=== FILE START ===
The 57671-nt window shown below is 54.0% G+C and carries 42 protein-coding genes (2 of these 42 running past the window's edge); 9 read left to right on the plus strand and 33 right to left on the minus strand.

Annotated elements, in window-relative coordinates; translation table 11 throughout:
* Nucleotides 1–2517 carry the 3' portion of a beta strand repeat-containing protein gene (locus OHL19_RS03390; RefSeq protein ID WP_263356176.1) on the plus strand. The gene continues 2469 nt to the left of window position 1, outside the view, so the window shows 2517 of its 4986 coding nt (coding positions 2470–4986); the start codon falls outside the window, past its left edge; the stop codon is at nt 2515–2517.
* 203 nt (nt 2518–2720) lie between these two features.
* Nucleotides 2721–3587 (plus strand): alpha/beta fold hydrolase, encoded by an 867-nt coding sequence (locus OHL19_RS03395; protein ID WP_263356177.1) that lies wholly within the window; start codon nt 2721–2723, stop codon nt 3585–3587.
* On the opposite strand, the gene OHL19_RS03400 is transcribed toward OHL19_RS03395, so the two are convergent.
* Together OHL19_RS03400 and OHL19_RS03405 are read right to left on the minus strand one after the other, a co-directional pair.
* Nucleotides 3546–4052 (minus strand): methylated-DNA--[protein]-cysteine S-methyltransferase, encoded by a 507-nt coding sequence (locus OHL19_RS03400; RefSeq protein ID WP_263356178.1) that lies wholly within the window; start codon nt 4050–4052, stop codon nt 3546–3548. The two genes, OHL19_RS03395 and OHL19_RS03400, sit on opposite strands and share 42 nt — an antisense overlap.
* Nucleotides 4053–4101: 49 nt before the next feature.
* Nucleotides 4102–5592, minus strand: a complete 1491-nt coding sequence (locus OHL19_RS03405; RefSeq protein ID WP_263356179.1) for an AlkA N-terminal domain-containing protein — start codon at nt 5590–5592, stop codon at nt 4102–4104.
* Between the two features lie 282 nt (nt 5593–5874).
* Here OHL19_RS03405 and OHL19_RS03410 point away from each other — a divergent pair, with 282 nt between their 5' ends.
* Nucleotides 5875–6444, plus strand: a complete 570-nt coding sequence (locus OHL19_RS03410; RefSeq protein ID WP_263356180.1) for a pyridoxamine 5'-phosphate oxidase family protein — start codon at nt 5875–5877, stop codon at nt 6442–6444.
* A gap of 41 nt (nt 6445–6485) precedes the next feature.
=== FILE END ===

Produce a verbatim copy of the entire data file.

The 57671-nt window shown below is 54.0% G+C and carries 42 protein-coding genes (2 of these 42 running past the window's edge); 9 read left to right on the plus strand and 33 right to left on the minus strand.

Annotated elements, in window-relative coordinates; translation table 11 throughout:
* Nucleotides 1–2517 carry the 3' portion of a beta strand repeat-containing protein gene (locus OHL19_RS03390; RefSeq protein ID WP_263356176.1) on the plus strand. The gene continues 2469 nt to the left of window position 1, outside the view, so the window shows 2517 of its 4986 coding nt (coding positions 2470–4986); the start codon falls outside the window, past its left edge; the stop codon is at nt 2515–2517.
* 203 nt (nt 2518–2720) lie between these two features.
* Nucleotides 2721–3587 (plus strand): alpha/beta fold hydrolase, encoded by an 867-nt coding sequence (locus OHL19_RS03395; protein ID WP_263356177.1) that lies wholly within the window; start codon nt 2721–2723, stop codon nt 3585–3587.
* On the opposite strand, the gene OHL19_RS03400 is transcribed toward OHL19_RS03395, so the two are convergent.
* Together OHL19_RS03400 and OHL19_RS03405 are read right to left on the minus strand one after the other, a co-directional pair.
* Nucleotides 3546–4052 (minus strand): methylated-DNA--[protein]-cysteine S-methyltransferase, encoded by a 507-nt coding sequence (locus OHL19_RS03400; RefSeq protein ID WP_263356178.1) that lies wholly within the window; start codon nt 4050–4052, stop codon nt 3546–3548. The two genes, OHL19_RS03395 and OHL19_RS03400, sit on opposite strands and share 42 nt — an antisense overlap.
* Nucleotides 4053–4101: 49 nt before the next feature.
* Nucleotides 4102–5592, minus strand: a complete 1491-nt coding sequence (locus OHL19_RS03405; RefSeq protein ID WP_263356179.1) for an AlkA N-terminal domain-containing protein — start codon at nt 5590–5592, stop codon at nt 4102–4104.
* Between the two features lie 282 nt (nt 5593–5874).
* Here OHL19_RS03405 and OHL19_RS03410 point away from each other — a divergent pair, with 282 nt between their 5' ends.
* Nucleotides 5875–6444, plus strand: a complete 570-nt coding sequence (locus OHL19_RS03410; RefSeq protein ID WP_263356180.1) for a pyridoxamine 5'-phosphate oxidase family protein — start codon at nt 5875–5877, stop codon at nt 6442–6444.
* A gap of 41 nt (nt 6445–6485) precedes the next feature.